Even non-diabetics can experience problems with their blood sugar as it rises and falls during the course of a day. Symptoms of low blood sugar in a non-diabetic include hunger, shakiness, feeling sleepy, feeling anxious, dizziness, confusion, sweating, trouble speaking, feeling irritable, and, at the worst end of the spectrum, fainting. The medical recommendation for when suffering a sugar low is to consume 15grams of something containing a carbohydrate (sugar is a carb). This could be fruit juice, glucose tables or a hard candy.

Unfortunately, many fruit juice drinks, unless listed as 100% pure juice, now contain sweeteners instead of sugar, making them useless for low blood sugar sufferers. The same can apply to some forms of hard candy.

If you have experienced any of the symptoms above and consume sugar-free products, cutting them out of your diet may alleviate the problem. However, you should also consider seeing your doctor as frequent episodes of low blood sugar can be a sign of further health problems.

The BBC Two programme "Trust me, I'm a Doctor" ran a study where volunteers consumed the sweetener saccharin for seven days at the recommended safe levels. At the end of the study, several of the volunteers had blood sugar levels that were higher than what's considered healthy.

Under Pressure

A health concern that few people are aware of is the effect that certain sweeteners can have on blood pressure. Stevia, which is marketed as a natural sweetener made from the stevia plant, has long been known to act as a vasodilator—that means it widens the blood vessels, causing the blood pressure to drop.

This trait of Stevia is often advertised as a benefit, and for some people it is. However, for those with naturally low blood pressure, or who are taking medications to reduce their blood pressure, the long-term effects of regular consumption of Stevia could be serious. Medical News Today recommends that anyone with chronic low blood pressure, or those taking medications to reduce blood pressure, should speak to their doctor before consuming stevia.

Conversely, a recent review of 37 studies on the effects of consuming artificial sweeteners organised by the University of Manitoba, discovered that there was a link between sweeteners and an increased risk of high blood pressure.

Dr. Meghan Azad, Assistant Professor at the university stated:

"Caution is warranted until the long-term health effects of artificial sweeteners are fully characterised. Given the widespread and increasing use of artificial sweeteners and the current epidemic of obesity and related diseases, more research is needed to determine the long-term risks and benefits of these products."

This low sugar jam contains sweeteners, and has a warning about possible side-effects of consuming them
This low sugar jam contains sweeteners, and has a warning about possible side-effects of consuming them | Source

"Caution is warranted until the long-term health effects of artificial sweeteners are fully characterised."

—Dr. Meghan Azad, University of Manitoba

The Battle of the Bulge

For many people, the consumption of sweeteners is part of a plan to lose weight or to keep weight off. Yet, more and more evidence is indicating that sweeteners are as much to blame for obesity, as traditional sugar.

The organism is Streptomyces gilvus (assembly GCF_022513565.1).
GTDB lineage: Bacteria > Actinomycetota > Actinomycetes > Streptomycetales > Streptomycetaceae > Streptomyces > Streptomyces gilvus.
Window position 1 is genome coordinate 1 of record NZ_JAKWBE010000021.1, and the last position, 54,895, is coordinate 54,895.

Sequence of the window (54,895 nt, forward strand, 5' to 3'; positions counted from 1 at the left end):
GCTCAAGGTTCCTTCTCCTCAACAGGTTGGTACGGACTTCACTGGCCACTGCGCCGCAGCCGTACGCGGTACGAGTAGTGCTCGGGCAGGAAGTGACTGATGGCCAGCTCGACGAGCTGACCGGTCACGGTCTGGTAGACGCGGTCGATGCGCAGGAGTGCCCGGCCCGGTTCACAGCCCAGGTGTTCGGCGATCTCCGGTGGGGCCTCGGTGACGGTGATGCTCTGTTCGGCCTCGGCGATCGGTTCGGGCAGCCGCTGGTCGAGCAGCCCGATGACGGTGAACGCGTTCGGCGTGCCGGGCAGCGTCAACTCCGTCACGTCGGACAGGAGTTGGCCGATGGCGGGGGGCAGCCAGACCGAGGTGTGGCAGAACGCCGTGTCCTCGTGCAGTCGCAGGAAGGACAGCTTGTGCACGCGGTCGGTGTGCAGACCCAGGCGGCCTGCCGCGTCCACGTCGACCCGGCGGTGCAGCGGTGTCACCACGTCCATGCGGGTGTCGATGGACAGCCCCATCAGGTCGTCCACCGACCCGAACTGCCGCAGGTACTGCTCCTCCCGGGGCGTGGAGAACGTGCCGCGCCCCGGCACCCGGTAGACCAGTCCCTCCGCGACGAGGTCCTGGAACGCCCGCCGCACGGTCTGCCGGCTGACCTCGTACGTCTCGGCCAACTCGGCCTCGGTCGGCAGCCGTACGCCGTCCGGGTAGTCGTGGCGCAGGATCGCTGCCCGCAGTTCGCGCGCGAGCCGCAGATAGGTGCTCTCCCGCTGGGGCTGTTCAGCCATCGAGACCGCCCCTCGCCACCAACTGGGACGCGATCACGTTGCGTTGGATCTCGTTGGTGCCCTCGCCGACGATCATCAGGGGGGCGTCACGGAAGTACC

In the same review of studies that discovered sweeteners could be linked to high blood pressure (see above), it was noticed that, despite claims, sweeteners were not helpful in weight loss programmes.

"We found that data from clinical trials does not clearly support the intended benefits of artificial sweeteners for weight management," stated Dr. Ryan Zarychanski of the University of Manitoba.

It seems counter-intuitive that diet drinks and foods could actually be making you fat, but the evidence for such a correlation is increasing. In the 1980s, the San Antonio Heart Study examined 3,682 adults over a seven- to eight-year period, looking at their gender, race and diet, and recording their BMI over the period. Those participants who drank artificially sweetened products had a higher BMI at the end of the study than those who did not drink low-calorie beverages. A similar study by The American Cancer Society produced the same results. (For both studies, see here.)

The reasons for this trend are complicated. It is known that sweeteners increase the appetite (follow the link above for studies) and that people who consume a diet drink before a meal will eat more than a person who has drunk water, or a naturally sweetened drink. Other experts contend that the link between diet products and obesity is psychological, with people feeling that as they have "been good" by drinking a low-calorie product, they can eat more.

Though the exact explanation for why sweeteners cause weight gain is still debated, one thing is clear—despite an increasing number of people opting to consume diet products and using artificial sweeteners, obesity is still on the rise.

The Stevia plant is used to produce the commercial sweetener of the same name
The Stevia plant is used to produce the commercial sweetener of the same name | Source

Final Thoughts

The use of artificial sweeteners is on the rise, but evidence suggests that in some people, they can be the trigger for serious health concerns. Experts argue on their safety and whether they actually have any benefit. The information out there can be confusing and contradictory.

I hope this article has given you some insight and maybe offered an explanation for what is triggering any health problems you are having. Cutting sweeteners from your diet could be the key to better wellbeing, but in practice, it can be a time-consuming and challenging process. Sweeteners can be found in any product and do not have to be listed as an allergen.

At the current time, many who are adversely affected by artificial sweeteners, suffer in silence, possibly not even aware of what is causing their ailments. As science catches up and provides evidence of the problems sweeteners can cause, that will hopefully change. Until then, the onus is on the individual to check every label on the products they buy.